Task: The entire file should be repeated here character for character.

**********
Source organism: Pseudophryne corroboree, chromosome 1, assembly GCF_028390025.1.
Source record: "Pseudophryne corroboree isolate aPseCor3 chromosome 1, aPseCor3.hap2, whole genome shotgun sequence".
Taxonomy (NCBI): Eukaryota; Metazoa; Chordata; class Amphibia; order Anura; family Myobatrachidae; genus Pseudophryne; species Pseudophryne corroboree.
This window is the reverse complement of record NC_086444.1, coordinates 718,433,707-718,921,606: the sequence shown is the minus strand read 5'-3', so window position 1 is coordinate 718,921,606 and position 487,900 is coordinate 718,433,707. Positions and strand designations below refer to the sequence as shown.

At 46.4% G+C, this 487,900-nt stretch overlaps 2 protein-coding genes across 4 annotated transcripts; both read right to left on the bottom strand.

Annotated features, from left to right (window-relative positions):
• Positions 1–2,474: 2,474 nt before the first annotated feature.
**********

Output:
Source organism: Pseudophryne corroboree, chromosome 1, assembly GCF_028390025.1.
Source record: "Pseudophryne corroboree isolate aPseCor3 chromosome 1, aPseCor3.hap2, whole genome shotgun sequence".
Taxonomy (NCBI): Eukaryota; Metazoa; Chordata; class Amphibia; order Anura; family Myobatrachidae; genus Pseudophryne; species Pseudophryne corroboree.
This window is the reverse complement of record NC_086444.1, coordinates 718,433,707-718,921,606: the sequence shown is the minus strand read 5'-3', so window position 1 is coordinate 718,921,606 and position 487,900 is coordinate 718,433,707. Positions and strand designations below refer to the sequence as shown.

At 46.4% G+C, this 487,900-nt stretch overlaps 2 protein-coding genes across 4 annotated transcripts; both read right to left on the bottom strand.

Annotated features, from left to right (window-relative positions):
• Positions 1–2,474: 2,474 nt before the first annotated feature.